Multiplexing will be required for the large numbers of qubits that researchers will probably start introducing in 5 to 10 years so that they can add error correction to their machines. The basic idea behind such error correction is simple enough: Instead of storing the data in one physical qubit, multiple physical qubits are combined into one error-corrected, logical qubit.
Quantum error correction could solve the fundamental problem of decoherence, but it would require anywhere from 100 to 10,000 physical qubits per logical qubit. And that’s not the only hurdle. Implementing error correction will require a low-latency, high-throughput feedback loop that spans all three layers of the QPU.
It remains to be seen which of the many types of qubits being experimented with now—superconducting circuits, spin qubits, photonic systems, ion traps, nitrogen-vacancy centers, and so forth—will prove to be the most suitable for creating the large numbers of qubits needed for error correction. Regardless of which one proves best, it’s clear that success will require packaging and controlling millions of qubits if not more.
Which brings us to the big question: Can that really be done? The millions of qubits would have to be controlled by continuous analog signals. That’s hard but by no means impossible. I and other researchers have calculated that if device quality could be improved by a few orders of magnitude, the control signals used to perform error correction could be multiplexed and the design of the analog layer would become straightforward, with the digital layer managing the multiplexing scheme. These future QPUs would not require millions of digital connections, just some hundreds or thousands, which could be built using current techniques for IC design and fabrication.
The bigger challenge could well prove to be the measurement side of things: Many thousands of measurements per second would need to be performed on the chip. These measurements would be designed so that they do not disturb the quantum information (which remains unknown until the end of the calculation) while at the same time revealing and correcting any errors that arise along the way. Measuring millions of qubits at this frequency will require a drastic change in measurement philosophy.
The current way of measuring qubits requires the demodulation and digitization of an analog signal. At the measurement rate of many kilohertz, and with millions of qubits in a machine, the total digital throughput would be petabytes per second. That’s far too much data to handle using today’s techniques, which involve room-temperature electronics connected to the chip holding the qubits at temperatures near absolute zero.
Clearly, the analog and digital layers of the QPU will have to be integrated with the quantum-processing layer on the same chip, with some clever schemes implemented there for preprocessing and multiplexing the measurements. Fortunately, for the processing that is done to correct errors, not all qubit measurements would have to be passed up to the digital layer. That only needs to be done when local circuity detects an error, which drastically reduces the required digital bandwidth.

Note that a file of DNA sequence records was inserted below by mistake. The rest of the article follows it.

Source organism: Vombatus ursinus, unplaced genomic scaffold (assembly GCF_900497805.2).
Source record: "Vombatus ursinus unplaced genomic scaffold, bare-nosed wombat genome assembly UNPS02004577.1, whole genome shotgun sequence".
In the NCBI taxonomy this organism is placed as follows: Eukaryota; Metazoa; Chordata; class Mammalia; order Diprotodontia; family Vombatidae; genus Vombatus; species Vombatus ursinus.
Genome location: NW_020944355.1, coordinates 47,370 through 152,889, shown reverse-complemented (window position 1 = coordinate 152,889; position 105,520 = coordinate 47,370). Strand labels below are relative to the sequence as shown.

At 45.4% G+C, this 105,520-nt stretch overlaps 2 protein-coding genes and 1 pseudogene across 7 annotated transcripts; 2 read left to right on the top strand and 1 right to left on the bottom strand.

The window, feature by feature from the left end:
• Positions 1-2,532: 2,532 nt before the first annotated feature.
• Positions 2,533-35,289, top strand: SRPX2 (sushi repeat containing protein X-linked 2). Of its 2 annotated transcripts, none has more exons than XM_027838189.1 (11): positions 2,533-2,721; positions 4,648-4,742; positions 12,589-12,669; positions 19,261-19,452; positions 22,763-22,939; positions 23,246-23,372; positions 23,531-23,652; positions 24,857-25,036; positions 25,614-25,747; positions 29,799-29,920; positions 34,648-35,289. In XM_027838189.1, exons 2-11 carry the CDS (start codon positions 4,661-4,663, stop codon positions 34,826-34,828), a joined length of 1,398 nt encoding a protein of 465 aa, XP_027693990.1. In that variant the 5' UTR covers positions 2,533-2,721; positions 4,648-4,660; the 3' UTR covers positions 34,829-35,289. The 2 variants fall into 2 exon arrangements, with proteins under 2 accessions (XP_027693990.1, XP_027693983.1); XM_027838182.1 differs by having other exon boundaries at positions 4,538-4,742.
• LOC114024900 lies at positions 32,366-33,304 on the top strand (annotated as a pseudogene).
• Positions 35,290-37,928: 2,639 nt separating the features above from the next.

What goes on in the quantum layer will fundamentally determine how well the computer will operate. Imperfections in the qubits mean that you’ll need more of them for error correction, and as those imperfections get worse, the requirements for your quantum computer explode beyond what is feasible. But the converse is also true: Improvements in the quality of the qubits might be costly to engineer, but they would very quickly pay for themselves.
In the current pre-prototyping phase of quantum computing, individual qubit control is still unavoidable: It’s required to get the most out of the few qubits that we now have. Soon, though, as the number of qubits available increases, researchers will have to work out systems for multiplexing control signals and the measurements of the qubits.
The next significant step will be the introduction of rudimentary forms of error correction. Initially, there will be two parallel development paths, one with error correction and the other without, but error-corrected quantum computers will ultimately dominate. There’s simply no other route to a machine that can perform useful, real-world tasks.
To prepare for these developments, chip designers, chip-fabrication-process engineers, cryogenic-control specialists, experts in mass data handling, quantum-algorithm developers, and others will need to work together closely.
Such a complex collaboration would benefit from an international quantum-engineering road map. The various tasks required could then be assigned to the different sets of specialists involved, with the publishers of the road map managing communication between groups. By combining the efforts of academic institutions, research institutes, and commercial companies, we can and will succeed in building practical quantum computers, unleashing immense computing power for the future.
This article appears in the April 2020 print issue as “Quantum Computers Scale Up.”
Richard Versluis is the system architect at QuTech, a quantum-computing collaboration between Delft University of Technology and the Netherlands Organization for Applied Scientific Research.